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    ABSTRACT: Familial hypercholesterolemia (FH) is one of the most common single gene disorders, which is mostly inherited as an autosomal dominant trait. The physical signs of FH are elevated low den- sity lipoprotein cholesterol (LDL-C), elevated total cholesterol (TC) levels and tendon xantomas. Identification and early treatment of affected individuals is desirable and in lack of physical symp- toms DNA-based diagnosis provides confirmation of diagnosis and enables early patient manage- ment. The majority of FH cases are caused by mutations in four genes (APOB, LADLR, PCSK9, and LDLRAP1). There are commercial kits available for testing of the 20 most common FH caus- ing mutations, but the spectrum of disease-causing mutations is quite diverse in various popula- tions and these tests cover only a minority of disease-causing genetic variants. There is therefore a need to determine the full spectrum of mutations in LDLR, APOB, PCSK9 and LDLRAP1 genes in each population. Here we report mutations found in 16 patients with suspected FH in a sample from the Genome Database of the Latvian population enrolled at the Latvian Centre of Cardiol- ogy. We used the next generation sequencing approach to determine the full spectrum of muta- tions in coding regions of LDLR, APOB, PCSK9, and LDLRAP1. In total we found 22 missense mutations, from which only rs5742904 (Arg3527Gln) in APOB gene had been previously de- scribed as a FH-causing mutation confirming FH in one patient. Possible FH-causing mutations however were identified in the majority of patients. The conclusion is that the most commonly em- ployed commercial mutation panel is not sufficient for diagnosis of FH patients and NGS can help to identify FH-causing mutations in the Latvian population.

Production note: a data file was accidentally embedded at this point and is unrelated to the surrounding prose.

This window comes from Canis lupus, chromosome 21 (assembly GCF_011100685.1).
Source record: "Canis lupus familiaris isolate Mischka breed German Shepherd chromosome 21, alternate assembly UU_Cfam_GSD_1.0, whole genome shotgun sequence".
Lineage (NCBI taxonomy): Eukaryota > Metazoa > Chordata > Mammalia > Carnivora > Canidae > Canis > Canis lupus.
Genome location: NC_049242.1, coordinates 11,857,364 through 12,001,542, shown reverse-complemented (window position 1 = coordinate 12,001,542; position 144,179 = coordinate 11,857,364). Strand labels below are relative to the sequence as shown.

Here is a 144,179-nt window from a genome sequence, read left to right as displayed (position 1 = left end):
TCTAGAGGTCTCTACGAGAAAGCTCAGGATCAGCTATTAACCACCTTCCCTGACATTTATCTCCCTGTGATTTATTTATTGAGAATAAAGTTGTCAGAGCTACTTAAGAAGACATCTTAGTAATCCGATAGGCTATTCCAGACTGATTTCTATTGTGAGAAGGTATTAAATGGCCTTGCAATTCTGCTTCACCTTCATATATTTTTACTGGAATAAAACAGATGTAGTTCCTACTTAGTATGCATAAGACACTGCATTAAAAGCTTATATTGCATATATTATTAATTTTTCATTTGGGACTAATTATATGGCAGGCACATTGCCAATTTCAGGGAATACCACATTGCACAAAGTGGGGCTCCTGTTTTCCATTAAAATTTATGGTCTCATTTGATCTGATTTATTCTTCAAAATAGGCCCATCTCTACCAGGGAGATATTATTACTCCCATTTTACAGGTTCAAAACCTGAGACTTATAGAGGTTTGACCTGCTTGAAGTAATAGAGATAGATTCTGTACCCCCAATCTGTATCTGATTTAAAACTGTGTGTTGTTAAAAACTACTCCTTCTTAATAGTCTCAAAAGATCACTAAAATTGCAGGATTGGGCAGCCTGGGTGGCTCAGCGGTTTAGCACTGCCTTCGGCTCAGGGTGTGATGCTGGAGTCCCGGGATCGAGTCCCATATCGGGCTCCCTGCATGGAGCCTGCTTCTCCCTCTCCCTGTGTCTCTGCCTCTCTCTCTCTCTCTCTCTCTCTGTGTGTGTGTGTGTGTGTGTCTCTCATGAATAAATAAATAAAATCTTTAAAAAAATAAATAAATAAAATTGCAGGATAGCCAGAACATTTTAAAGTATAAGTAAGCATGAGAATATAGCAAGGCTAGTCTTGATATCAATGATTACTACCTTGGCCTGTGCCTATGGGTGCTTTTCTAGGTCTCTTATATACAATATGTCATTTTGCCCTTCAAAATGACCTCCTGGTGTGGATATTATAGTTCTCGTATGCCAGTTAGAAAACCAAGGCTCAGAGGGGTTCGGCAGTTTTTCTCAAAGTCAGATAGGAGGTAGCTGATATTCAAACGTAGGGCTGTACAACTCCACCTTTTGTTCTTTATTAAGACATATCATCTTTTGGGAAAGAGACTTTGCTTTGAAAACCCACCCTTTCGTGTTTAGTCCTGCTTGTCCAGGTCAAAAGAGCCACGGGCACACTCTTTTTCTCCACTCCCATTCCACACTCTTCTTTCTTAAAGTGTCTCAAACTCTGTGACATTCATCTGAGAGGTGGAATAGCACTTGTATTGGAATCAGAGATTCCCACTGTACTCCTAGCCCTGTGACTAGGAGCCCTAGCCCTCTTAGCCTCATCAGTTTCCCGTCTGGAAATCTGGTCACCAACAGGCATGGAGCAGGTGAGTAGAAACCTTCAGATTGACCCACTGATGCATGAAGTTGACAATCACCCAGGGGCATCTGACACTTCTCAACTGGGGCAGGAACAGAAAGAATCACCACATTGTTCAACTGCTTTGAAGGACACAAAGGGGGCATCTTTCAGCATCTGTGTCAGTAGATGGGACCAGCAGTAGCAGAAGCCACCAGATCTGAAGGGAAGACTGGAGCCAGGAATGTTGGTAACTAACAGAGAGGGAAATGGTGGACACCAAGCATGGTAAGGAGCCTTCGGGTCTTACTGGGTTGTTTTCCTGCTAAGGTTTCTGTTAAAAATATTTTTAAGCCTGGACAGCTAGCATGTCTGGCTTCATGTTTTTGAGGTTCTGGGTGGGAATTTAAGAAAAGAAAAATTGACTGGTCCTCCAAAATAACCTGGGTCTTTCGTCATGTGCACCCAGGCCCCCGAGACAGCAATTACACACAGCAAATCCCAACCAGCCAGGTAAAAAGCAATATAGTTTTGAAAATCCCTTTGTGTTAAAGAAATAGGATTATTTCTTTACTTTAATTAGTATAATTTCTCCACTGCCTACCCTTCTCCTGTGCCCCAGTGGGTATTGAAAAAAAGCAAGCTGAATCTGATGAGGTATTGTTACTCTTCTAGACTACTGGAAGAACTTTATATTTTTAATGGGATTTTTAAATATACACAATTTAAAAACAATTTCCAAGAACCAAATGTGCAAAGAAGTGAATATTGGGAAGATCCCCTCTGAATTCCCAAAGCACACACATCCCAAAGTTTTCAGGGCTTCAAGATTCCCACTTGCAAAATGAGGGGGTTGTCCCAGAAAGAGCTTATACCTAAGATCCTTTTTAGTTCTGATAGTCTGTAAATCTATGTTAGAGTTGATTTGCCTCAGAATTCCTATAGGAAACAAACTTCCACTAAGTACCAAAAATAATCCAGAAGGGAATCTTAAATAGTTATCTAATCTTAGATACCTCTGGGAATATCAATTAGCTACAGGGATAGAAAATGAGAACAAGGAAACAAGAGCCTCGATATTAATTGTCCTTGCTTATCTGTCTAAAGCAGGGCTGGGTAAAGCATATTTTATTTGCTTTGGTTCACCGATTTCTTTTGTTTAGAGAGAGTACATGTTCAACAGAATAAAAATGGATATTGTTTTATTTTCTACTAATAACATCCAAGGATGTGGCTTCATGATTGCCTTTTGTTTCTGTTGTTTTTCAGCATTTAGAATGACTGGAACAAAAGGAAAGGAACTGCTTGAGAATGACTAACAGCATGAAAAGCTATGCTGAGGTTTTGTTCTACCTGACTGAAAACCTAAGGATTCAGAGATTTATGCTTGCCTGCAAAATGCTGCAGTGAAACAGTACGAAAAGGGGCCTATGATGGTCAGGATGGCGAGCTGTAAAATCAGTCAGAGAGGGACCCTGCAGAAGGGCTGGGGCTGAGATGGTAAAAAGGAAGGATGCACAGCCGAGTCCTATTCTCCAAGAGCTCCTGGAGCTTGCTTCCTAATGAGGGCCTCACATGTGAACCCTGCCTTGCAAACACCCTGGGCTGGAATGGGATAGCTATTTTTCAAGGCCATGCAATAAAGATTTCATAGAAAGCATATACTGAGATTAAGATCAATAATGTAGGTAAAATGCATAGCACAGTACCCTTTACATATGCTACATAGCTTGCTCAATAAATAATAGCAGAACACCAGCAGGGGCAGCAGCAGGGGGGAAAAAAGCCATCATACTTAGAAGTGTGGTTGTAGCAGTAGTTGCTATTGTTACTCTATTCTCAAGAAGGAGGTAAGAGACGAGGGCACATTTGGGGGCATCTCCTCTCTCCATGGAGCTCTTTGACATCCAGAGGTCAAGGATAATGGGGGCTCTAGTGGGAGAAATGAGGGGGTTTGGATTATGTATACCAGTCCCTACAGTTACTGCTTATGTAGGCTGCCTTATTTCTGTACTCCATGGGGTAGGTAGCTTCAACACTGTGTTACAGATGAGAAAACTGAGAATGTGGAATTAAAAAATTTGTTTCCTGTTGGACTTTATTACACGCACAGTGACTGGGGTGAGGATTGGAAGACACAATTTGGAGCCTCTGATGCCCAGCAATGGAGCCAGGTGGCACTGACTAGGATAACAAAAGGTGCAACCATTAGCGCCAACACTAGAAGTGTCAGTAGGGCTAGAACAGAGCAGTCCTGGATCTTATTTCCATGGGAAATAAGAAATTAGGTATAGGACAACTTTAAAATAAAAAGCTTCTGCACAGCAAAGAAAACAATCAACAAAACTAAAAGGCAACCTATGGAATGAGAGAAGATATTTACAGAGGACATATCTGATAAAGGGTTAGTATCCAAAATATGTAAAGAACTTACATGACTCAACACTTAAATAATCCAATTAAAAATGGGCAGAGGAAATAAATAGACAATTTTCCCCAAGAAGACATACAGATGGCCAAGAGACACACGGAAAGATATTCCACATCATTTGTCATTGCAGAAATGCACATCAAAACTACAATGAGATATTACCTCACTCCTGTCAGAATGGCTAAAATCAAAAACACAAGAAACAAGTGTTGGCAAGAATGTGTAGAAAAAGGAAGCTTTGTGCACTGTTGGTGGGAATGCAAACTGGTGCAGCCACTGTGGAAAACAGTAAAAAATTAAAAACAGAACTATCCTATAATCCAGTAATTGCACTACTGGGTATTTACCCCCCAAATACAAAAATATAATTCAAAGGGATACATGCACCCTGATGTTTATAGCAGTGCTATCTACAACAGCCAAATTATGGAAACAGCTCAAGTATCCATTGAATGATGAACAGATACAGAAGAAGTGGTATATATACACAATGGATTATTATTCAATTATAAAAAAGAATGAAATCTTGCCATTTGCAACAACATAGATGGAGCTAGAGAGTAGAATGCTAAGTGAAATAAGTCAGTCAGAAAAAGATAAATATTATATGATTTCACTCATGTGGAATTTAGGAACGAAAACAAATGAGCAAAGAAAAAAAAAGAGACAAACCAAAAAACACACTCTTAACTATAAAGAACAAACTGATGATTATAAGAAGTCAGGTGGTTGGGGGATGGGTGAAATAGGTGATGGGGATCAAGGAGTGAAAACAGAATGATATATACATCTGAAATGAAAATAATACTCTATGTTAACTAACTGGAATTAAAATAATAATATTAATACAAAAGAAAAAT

Proceedings of the Latvian Academy of Sciences Section B Natural Exact and Applied Sciences 11/2014; 69(Nov 2014):20-26. DOI:10.2478/prolas-2014-0011
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    • "During CME, AP-2 is known to act in the formation of clathrin-coated pits/vesicles [38], while Dab2 can either associate with AP-2 as an accessory protein [39] or act as an adaptor protein in its own right [38]. Dab2 also has numerous functions outside of CME, and so the extent of its association with clathrin-coated vesicles varies between cell types [40, 41]. In this study CLS fluorescence microscopy was used to show that AP-2α2 and Dab2 (Figure 4) are located adjacent to the periphery of both THP-1 macrophages and HMDM in a punctate staining pattern, indicative of vesicle association. "
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    • "AP-2 serves a general requirement in the formation of endocytic clathrin coats and is essential to internalization of myriad receptors, including LDLR, epidermal growth factor receptor (EGFR), and the transferrin receptor (Motley et al., 2003; Boucrot et al., 2010). By contrast, ARH and Dab2 are related monomeric adaptor proteins that perform more selective, tissue-specific roles in receptor endocytosis (Morris and Cooper, 2001; Eden et al., 2002; Mishra et al., 2002; Sirinian et al., 2005; Mettlen et al., 2010). ARH and Dab2 are modular scaffolding proteins containing an amino-terminal phosphotyrosine-binding (PTB) domain that engages both phospholipids and the FxNPxY internalization motif present within the cytoplasmic tail of target receptors such as LDLR (Yun et al., 2003). "